Kentucky’s “Blue Lives Matter” law makes it a hate crime to target police officers, a legislative trend sweeping a number of states. At the same time, lawmakers in New York, Connecticut and Illinois are responding to surging reports of hate crimes against racial, religious and ethnic minorities by trying to strengthen laws and policies that target criminal bias.
Former National Institute of Justice director John Laub and other academic leaders want “to ensure that DOJ does not slip backwards and continues to use science and evidence with respect to policies regarding crime and justice.”
The president’s misinformed policies, plans and pronouncements may actually increase disorder. Criminologist James Alan Fox writes, “Trump’s exaggerated view of America’s crime problem may ultimately become prophesy.”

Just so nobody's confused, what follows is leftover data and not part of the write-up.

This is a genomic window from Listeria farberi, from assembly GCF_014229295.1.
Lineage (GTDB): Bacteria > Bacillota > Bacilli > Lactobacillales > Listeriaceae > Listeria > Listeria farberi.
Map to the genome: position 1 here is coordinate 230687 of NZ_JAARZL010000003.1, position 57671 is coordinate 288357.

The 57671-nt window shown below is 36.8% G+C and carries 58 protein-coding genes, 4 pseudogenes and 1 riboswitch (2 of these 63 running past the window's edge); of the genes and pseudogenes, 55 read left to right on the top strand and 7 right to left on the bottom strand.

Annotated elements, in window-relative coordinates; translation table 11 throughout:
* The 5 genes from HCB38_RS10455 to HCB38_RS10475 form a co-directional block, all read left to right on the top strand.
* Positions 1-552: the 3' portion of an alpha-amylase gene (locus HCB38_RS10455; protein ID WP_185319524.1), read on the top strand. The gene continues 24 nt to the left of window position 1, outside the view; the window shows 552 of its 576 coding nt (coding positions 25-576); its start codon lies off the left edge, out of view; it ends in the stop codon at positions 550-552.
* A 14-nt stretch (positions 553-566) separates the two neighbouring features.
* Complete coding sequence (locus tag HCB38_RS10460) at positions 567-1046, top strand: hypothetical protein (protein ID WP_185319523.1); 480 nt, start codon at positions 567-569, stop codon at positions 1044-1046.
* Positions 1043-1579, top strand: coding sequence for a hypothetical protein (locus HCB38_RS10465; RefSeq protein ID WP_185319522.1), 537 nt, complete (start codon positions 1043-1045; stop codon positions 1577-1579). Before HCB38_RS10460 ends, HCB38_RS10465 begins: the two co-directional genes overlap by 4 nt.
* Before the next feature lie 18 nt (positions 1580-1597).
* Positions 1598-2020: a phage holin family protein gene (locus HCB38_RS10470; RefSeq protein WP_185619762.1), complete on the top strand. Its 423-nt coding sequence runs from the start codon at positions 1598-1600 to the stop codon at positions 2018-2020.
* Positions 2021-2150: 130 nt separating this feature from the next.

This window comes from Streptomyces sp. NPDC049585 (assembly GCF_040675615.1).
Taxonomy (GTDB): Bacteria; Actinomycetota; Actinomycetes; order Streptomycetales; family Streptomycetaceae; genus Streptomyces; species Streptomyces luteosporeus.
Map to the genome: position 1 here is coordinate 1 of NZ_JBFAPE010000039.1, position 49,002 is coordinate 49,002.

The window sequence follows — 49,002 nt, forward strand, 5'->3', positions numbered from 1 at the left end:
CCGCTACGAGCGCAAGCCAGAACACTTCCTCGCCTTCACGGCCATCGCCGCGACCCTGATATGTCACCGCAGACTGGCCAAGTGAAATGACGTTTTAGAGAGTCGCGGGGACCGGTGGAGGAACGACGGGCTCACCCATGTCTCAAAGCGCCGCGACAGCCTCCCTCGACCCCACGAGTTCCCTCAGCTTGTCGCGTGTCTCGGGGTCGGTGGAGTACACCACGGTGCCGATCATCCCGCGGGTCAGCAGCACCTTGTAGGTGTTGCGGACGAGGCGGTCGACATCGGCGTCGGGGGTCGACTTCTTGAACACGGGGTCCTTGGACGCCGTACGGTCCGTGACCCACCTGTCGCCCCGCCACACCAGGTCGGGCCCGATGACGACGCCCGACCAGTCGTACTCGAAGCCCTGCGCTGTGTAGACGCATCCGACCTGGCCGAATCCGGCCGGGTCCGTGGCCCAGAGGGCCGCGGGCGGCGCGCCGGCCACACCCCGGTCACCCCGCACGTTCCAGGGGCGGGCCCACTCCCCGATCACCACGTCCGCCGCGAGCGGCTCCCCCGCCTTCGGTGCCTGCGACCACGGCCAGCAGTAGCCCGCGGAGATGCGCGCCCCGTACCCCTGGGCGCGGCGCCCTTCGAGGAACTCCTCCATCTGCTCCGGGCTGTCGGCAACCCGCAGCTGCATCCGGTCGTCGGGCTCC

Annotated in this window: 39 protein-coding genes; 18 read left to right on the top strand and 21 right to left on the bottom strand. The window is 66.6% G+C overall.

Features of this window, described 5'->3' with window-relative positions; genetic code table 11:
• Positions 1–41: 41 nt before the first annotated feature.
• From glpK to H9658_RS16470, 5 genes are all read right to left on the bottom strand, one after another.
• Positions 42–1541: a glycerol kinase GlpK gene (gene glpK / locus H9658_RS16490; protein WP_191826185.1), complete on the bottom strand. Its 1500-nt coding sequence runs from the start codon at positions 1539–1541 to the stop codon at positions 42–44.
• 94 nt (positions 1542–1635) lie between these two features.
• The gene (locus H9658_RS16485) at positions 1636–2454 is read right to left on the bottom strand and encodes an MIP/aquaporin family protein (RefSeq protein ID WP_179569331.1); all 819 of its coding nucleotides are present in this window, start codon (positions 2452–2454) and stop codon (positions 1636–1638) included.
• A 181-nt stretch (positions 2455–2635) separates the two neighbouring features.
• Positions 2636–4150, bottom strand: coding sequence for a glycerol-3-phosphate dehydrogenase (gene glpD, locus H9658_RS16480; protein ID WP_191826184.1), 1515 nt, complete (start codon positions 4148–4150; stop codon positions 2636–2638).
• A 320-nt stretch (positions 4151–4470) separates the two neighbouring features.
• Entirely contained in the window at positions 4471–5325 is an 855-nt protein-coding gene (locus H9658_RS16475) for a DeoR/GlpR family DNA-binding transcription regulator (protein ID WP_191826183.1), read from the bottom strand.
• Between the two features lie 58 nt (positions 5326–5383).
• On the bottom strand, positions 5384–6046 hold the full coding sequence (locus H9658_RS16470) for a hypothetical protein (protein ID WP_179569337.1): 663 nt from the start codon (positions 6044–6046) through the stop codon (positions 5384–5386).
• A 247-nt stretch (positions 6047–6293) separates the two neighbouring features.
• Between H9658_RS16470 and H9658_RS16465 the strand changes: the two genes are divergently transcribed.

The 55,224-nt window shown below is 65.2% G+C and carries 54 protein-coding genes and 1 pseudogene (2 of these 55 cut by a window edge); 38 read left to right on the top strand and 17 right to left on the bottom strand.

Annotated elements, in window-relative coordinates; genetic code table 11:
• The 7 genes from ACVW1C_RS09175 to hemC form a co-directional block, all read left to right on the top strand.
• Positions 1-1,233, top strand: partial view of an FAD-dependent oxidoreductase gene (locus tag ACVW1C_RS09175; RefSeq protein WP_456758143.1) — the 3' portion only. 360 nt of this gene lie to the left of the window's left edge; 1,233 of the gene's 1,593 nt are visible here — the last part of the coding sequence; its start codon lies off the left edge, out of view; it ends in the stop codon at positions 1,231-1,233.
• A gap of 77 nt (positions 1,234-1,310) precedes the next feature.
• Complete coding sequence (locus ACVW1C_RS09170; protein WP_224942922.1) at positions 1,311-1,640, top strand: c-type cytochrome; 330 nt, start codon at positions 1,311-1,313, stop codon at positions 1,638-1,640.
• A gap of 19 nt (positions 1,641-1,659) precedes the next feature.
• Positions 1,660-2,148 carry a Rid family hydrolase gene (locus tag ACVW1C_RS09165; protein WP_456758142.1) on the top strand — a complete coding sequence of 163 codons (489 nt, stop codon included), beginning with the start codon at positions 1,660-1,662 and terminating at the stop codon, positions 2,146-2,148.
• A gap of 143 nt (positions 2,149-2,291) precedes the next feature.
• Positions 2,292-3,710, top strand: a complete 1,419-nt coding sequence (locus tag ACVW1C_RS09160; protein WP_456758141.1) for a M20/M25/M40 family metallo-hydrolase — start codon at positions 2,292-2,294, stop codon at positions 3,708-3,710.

In his third article about federal immigration mandates and local jurisdictions, John Jay researcher Dan Stageman examines the “bellwether” Frederick County in Maryland, where a hardline sheriff contends with political opposition.
Nearly half of Pennsylvania’s 2,500 municipalities rely solely on state police for protection. Facing a $3 billion budget deficit, Gov. Tom Wolf has proposed a $25-per-resident fee to pay for what some regard as special service.
The report, by Danielle Sered of the advocacy group Common Justice, suggests a “new vision” that includes policies and practices that are survivor-centered, based on accountability, safety-driven, and racially equitable.
A police commander said officers should immediately begin reporting unpermitted parties and illegally converted warehouses to their superiors. Four hours later, the order was rescinded as premature. Oakland continues to struggle with fallout from a Dec. 2 fire at the Ghost Ship warehouse that killed 36 people.
“A new era of justice begins and it begins right now,” the President said at the swearing-in of Jeff Sessions as Attorney General. Trump vowed “to break the back of the criminal cartels that have spread across our nation.